Why is Fedora not a Free GNU/Linux distributions?

Les Mikesell lesmikesell at gmail.com
Fri Jul 18 20:41:56 UTC 2008

Antonio Olivares wrote:
> Thank you for the link, a friend of mine has one in his classroom and it has 1969 as the birth of Unix, and in 1991/1992 the birth of Linux.  Linux the kernel and combined with the GNU utilities started the Linux distribution.  Another friend of mine also told me that many programs that are now in Linux, were either copied over from BSD/Solaris or ported to linux and were allowed to be shared across without restrictions :)  However, we now now that there are GPL police out there and enforcing the GPL on people who modify the freely available code out there, but do not share their modifications :(  
> Is Novell the owner of Unix?

Maybe.. They bought the rights in the mid-90's from the company spun off 
from AT&T to own it.  It was called unixware at that point but was 
basically SysVr4.2.

> Is it SCO

Then they sold it to SCO, although it was a different company then - 
subsequently portions were acquired by Caldera (who also bought DRDOS 
and sued Microsoft over it) which later renamed itself to SCO.  The 
original SCO also had some other unix-related flavors but they were 
mostly obsolete by then (the only advantage earlier was some esoteric 
ISA-era PC device and print drivers).

What was actually sold is under dispute. SCO claims it owns the 
copyright and associated licensing.  Novell claims it was just a 
licensing/resale arrangement - and this is still in appeals courts. The 
first decision went to Novell, but that's been thrown out.  I'm not sure 
if anyone has gotten around to wondering how this affects OpenSolaris 
parts of which Sun licensed from SCO and believes they have the right to 

> http://en.wikipedia.org/wiki/SCO_Group ?
> Does the GPL protect Linux users across the globe against malicious lawsuits claiming ownership of programs that are used?

No, since if there is prior copyright ownership, the GPL license can't 
apply.  But it is unlikely that anyone would attempt to recover any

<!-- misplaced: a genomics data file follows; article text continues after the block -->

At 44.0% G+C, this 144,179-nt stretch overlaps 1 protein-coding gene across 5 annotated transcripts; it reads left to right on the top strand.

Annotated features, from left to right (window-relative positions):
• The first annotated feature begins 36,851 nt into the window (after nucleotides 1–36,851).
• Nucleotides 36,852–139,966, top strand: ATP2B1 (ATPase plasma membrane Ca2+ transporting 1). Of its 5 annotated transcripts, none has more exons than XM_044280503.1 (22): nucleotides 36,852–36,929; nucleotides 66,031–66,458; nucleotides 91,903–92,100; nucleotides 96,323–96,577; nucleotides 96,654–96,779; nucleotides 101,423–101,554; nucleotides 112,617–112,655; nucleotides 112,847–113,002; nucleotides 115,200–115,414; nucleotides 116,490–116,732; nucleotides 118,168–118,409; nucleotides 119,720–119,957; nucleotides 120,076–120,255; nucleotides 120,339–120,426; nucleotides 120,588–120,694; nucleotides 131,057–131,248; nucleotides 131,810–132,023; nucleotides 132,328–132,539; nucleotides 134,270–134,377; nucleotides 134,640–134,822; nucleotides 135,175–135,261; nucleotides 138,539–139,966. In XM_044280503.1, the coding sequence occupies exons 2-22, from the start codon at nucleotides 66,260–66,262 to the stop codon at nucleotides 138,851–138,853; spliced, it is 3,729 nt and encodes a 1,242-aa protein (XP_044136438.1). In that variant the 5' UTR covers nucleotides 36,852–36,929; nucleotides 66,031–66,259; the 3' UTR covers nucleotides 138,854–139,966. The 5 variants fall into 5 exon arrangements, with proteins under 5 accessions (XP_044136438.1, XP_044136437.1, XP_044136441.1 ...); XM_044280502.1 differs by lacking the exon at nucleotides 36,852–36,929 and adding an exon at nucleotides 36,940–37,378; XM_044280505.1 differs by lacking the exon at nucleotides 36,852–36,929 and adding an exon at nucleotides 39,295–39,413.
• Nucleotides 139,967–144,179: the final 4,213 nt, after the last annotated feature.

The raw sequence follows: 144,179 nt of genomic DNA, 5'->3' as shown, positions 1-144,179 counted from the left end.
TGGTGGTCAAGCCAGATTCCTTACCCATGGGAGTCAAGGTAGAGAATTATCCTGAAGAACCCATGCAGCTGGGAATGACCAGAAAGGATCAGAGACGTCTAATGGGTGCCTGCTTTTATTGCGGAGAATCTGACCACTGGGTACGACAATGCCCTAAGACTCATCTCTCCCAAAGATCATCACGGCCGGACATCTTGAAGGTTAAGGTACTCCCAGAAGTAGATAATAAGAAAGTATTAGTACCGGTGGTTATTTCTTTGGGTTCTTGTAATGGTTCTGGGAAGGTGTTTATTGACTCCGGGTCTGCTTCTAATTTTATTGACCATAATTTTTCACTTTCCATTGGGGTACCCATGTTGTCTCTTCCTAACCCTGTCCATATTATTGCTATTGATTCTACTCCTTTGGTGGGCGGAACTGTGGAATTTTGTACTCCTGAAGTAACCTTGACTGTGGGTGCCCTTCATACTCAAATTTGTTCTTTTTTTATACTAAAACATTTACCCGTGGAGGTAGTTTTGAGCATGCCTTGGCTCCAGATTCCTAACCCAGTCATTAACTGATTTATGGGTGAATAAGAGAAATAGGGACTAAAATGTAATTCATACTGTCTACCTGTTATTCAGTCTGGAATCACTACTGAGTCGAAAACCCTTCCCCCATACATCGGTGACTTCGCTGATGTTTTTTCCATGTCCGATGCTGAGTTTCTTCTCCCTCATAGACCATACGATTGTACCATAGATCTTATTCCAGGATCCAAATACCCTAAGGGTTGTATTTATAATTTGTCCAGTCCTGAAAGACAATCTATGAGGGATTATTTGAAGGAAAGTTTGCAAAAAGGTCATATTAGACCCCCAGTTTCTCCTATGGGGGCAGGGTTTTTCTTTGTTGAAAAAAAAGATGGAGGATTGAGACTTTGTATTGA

damages from a small end user - or succeed if they tried.  And so far 
none of SCO's claims of copied code have been upheld and there isn't 
much reason to expect that they will.

> These are other questions that affect the status quo and what is done to correct issues. 
> I also wonder if the GPL is a true open source model?  Some posts here are pointing that it is not :(, I am still confused because of too much jargon present.  
> http://www.opensource.org/

You can't take these arguments too seriously.  The whole term 'Open 
Source' was developed in reaction to the overzealous GPL and the 
problems it poses when mixing with commercial/proprietary components - 
or even less restricted open code.

> According to the definition of Open Source, 
> http://www.opensource.org/docs/osd
> The GPL then violates #9 in the definition
> <quote>
> 9. License Must Not Restrict Other Software
>  The license must not place restrictions on other software that is distributed along with the licensed software. For example, the license must not insist that all other programs distributed on the same medium must be open-source software.
> </quote>
> or does it really violate it?  

 From the GPL perspective, it doesn't place restrictions on the other 
software, only on the covered parts.  That is, it can't stop you from 
redistributing the other components but you can't include a GPL'd part 
if the combination makes a 'work as a whole' that can't be completely 
GPL'd.  In practice, the effect is the same on a potential recipient, 
but technically they can claim they aren't restricting the other parts.

The GPL would be more clear if it simply stated that you cannot 
redistribute at all except under strictly limited conditions.

   Les Mikesell
    lesmikesell at gmail.com

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